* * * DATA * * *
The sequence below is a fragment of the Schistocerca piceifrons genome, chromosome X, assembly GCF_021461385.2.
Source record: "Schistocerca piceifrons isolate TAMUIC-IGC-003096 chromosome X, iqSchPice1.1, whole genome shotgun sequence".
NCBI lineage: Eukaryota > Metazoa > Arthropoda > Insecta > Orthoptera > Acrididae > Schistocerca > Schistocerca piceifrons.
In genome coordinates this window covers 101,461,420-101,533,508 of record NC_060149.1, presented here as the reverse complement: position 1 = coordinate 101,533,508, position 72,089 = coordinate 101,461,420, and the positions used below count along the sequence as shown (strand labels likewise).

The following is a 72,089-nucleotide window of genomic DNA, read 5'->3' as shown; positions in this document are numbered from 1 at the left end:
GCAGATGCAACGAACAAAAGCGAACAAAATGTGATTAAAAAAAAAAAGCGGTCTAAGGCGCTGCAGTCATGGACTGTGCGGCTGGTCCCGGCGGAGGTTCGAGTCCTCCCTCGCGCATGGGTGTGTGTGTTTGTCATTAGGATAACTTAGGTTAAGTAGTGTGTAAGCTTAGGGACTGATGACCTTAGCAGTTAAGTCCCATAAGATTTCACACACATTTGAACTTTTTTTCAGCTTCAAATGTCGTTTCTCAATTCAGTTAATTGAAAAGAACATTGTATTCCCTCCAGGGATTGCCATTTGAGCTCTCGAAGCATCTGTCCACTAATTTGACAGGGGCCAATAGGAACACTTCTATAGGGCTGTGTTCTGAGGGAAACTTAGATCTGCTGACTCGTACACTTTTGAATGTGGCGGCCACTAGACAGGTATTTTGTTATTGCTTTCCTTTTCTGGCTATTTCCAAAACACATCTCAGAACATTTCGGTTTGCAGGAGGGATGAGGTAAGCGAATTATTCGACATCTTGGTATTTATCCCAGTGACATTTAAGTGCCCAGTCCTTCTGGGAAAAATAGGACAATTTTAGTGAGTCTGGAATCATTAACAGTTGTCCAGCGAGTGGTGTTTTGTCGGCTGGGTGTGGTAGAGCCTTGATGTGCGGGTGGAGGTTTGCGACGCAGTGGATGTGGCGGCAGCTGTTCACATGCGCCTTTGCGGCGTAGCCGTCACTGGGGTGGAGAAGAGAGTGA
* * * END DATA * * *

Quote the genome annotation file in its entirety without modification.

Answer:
The sequence below is a fragment of the Schistocerca piceifrons genome, chromosome X, assembly GCF_021461385.2.
Source record: "Schistocerca piceifrons isolate TAMUIC-IGC-003096 chromosome X, iqSchPice1.1, whole genome shotgun sequence".
NCBI lineage: Eukaryota > Metazoa > Arthropoda > Insecta > Orthoptera > Acrididae > Schistocerca > Schistocerca piceifrons.
In genome coordinates this window covers 101,461,420-101,533,508 of record NC_060149.1, presented here as the reverse complement: position 1 = coordinate 101,533,508, position 72,089 = coordinate 101,461,420, and the positions used below count along the sequence as shown (strand labels likewise).

The following is a 72,089-nucleotide window of genomic DNA, read 5'->3' as shown; positions in this document are numbered from 1 at the left end:
GCAGATGCAACGAACAAAAGCGAACAAAATGTGATTAAAAAAAAAAAGCGGTCTAAGGCGCTGCAGTCATGGACTGTGCGGCTGGTCCCGGCGGAGGTTCGAGTCCTCCCTCGCGCATGGGTGTGTGTGTTTGTCATTAGGATAACTTAGGTTAAGTAGTGTGTAAGCTTAGGGACTGATGACCTTAGCAGTTAAGTCCCATAAGATTTCACACACATTTGAACTTTTTTTCAGCTTCAAATGTCGTTTCTCAATTCAGTTAATTGAAAAGAACATTGTATTCCCTCCAGGGATTGCCATTTGAGCTCTCGAAGCATCTGTCCACTAATTTGACAGGGGCCAATAGGAACACTTCTATAGGGCTGTGTTCTGAGGGAAACTTAGATCTGCTGACTCGTACACTTTTGAATGTGGCGGCCACTAGACAGGTATTTTGTTATTGCTTTCCTTTTCTGGCTATTTCCAAAACACATCTCAGAACATTTCGGTTTGCAGGAGGGATGAGGTAAGCGAATTATTCGACATCTTGGTATTTATCCCAGTGACATTTAAGTGCCCAGTCCTTCTGGGAAAAATAGGACAATTTTAGTGAGTCTGGAATCATTAACAGTTGTCCAGCGAGTGGTGTTTTGTCGGCTGGGTGTGGTAGAGCCTTGATGTGCGGGTGGAGGTTTGCGACGCAGTGGATGTGGCGGCAGCTGTTCACATGCGCCTTTGCGGCGTAGCCGTCACTGGGGTGGAGAAGAGAGTGA